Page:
Mystique and legend surrounding Chincoteague ponies originated long before Marguerite Henry’s “Misty of Chincoteague” series, written in 1947, captivated children of all ages. Did these stocky horses arrive at Assateague Island after surviving wrecked Spanish vessels in the 16th century? Or were they released on the island by colonists to avoid livestock laws and taxes in Virginia in the 17th century?
Regardless of the horses’ origin, more than 2.5 million people visit Assateague Island each year to enjoy the beach, campgrounds and, of course, the magical and majestic Chincoteague ponies.
As a child, Severna Park native Joan Herder collected miniature horse figurines and played with them for hours on end. Recalling a family trip to Assateague in the 1940s, Herder was certain she would get her own pony.
“There is a photograph of me sitting on a pony, but instead of smiling, I have just a horrible scowl on my face,” said Herder with a chuckle. “My dad had just told me that I couldn’t get a pony because horses were not allowed in Round Bay!”
She remembers drawing her first horse around the age of 5. After graduating from Severna Park High School in the 1960s, Herder headed to college and majored in painting. Though she considered herself an outdoorsy person, her career took her to New York City, where she had a career in film, working with a major cable network.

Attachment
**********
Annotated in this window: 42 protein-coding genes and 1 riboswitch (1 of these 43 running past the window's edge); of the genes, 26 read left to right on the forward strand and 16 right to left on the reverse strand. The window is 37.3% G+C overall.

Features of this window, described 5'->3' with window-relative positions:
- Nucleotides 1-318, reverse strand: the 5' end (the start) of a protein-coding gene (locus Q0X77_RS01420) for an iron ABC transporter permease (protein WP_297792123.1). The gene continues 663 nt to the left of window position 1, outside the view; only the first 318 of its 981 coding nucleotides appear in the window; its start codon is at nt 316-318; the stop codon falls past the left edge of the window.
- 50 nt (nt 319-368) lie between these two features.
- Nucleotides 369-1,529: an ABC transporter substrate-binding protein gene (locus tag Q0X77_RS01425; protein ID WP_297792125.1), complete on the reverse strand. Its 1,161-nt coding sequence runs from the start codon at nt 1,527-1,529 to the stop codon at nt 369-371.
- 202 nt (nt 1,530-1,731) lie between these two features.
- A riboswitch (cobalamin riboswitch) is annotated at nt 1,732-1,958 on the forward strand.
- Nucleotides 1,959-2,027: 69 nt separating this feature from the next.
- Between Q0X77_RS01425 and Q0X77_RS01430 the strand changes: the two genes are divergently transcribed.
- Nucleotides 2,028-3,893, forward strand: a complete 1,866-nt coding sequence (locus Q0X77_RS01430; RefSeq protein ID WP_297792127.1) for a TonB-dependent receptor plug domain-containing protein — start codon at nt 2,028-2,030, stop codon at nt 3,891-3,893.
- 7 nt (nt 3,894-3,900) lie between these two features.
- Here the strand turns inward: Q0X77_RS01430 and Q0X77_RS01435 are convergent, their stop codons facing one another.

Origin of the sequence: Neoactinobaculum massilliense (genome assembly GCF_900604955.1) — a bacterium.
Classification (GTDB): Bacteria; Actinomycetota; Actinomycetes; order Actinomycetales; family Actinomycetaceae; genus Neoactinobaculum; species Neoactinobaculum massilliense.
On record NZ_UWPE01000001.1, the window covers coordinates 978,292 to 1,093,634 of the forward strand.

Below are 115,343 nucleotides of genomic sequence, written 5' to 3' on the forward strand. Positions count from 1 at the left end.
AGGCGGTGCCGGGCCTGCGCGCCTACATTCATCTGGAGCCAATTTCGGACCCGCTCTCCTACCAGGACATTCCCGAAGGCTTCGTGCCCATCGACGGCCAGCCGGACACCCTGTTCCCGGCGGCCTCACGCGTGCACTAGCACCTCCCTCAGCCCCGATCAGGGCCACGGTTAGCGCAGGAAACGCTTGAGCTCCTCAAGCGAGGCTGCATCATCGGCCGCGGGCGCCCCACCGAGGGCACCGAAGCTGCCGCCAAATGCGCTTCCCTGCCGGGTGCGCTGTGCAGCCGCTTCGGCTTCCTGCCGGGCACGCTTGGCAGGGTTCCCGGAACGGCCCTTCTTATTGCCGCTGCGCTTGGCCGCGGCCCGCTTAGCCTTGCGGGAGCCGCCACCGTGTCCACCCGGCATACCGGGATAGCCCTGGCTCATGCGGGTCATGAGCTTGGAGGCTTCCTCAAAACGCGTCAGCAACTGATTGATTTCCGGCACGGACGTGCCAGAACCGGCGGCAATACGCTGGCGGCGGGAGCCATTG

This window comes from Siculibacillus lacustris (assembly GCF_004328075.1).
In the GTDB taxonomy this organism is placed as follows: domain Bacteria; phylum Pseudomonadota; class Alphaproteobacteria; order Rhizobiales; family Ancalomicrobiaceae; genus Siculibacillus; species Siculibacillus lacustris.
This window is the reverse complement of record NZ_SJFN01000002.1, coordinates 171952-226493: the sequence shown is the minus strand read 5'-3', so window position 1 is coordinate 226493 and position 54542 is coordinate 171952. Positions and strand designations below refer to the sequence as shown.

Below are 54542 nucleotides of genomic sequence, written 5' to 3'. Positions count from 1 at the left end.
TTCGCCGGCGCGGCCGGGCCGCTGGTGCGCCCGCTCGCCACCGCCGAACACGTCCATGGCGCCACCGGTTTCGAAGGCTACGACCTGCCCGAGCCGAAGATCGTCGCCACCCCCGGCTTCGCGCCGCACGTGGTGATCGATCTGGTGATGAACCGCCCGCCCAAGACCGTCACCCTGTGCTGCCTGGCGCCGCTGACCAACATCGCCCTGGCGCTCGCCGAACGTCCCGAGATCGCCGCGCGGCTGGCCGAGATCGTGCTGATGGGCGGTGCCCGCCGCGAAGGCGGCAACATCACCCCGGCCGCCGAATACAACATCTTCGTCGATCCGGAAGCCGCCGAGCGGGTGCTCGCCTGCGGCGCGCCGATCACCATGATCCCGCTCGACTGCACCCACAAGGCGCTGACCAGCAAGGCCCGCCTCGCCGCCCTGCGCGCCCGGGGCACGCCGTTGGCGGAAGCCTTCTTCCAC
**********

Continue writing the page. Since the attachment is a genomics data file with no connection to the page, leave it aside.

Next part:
By the early 2000s, Herder grew restless in the concrete jungle and felt herself being pulled back to nature and back to the ponies. Her parents were living on the Eastern Shore at this time.
Returning to Maryland, “I drew a lot, and I wrote a lot of poetry, but I didn’t paint. I also dedicated myself to studying equine anatomy, which included many years of horse sculpting classes at the American Academy of Equine Art in Lexington, Kentucky,” said Herder.
When creating her art, Herder works from photographs, to sketches, to painting. Herder said she took a drive to Assateague to photograph the ponies and fell in love with them all over again.
“There is just something mesmerizing about the rich colors and textures of the sleeping ponies juxtaposed against the striking, bright blue and white of the crashing waves,” said Herder. “I love trying to capture the spirit of the ponies, as well as the wind and the waves. The beautiful Chesapeake Bay area is always an endless source of wonder.”
Her home is filled with photographs, numerous sketches in different stages of completion, finished canvases and framed artwork. Herder said she paints the occasional moose, heron, bison or crane in different environments, such as her photos from Yellowstone National Park, but she’s always drawn back to the ponies.
“When I look at my photos, I enjoy remembering when I took them,” she said, “and, when I start to sketch my next painting, I smile thinking about the photo of me on my Chincoteague pony.”
Herder’s art can be found at the new Gallery 564 in Severna Park. For more information on viewing or purchasing her work, visit the gallery at 564 Baltimore-Annapolis Boulevard.